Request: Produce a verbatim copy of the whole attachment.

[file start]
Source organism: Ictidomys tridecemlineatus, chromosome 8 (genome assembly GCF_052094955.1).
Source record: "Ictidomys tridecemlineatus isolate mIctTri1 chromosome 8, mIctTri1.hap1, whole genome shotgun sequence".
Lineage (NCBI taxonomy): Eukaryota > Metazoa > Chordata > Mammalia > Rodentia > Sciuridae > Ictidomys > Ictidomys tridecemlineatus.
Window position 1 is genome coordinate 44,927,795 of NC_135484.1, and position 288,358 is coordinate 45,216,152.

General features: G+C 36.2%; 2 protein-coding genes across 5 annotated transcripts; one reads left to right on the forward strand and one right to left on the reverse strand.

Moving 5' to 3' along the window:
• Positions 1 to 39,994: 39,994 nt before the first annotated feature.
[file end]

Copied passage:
Source organism: Ictidomys tridecemlineatus, chromosome 8 (genome assembly GCF_052094955.1).
Source record: "Ictidomys tridecemlineatus isolate mIctTri1 chromosome 8, mIctTri1.hap1, whole genome shotgun sequence".
Lineage (NCBI taxonomy): Eukaryota > Metazoa > Chordata > Mammalia > Rodentia > Sciuridae > Ictidomys > Ictidomys tridecemlineatus.
Window position 1 is genome coordinate 44,927,795 of NC_135484.1, and position 288,358 is coordinate 45,216,152.

General features: G+C 36.2%; 2 protein-coding genes across 5 annotated transcripts; one reads left to right on the forward strand and one right to left on the reverse strand.

Moving 5' to 3' along the window:
• Positions 1 to 39,994: 39,994 nt before the first annotated feature.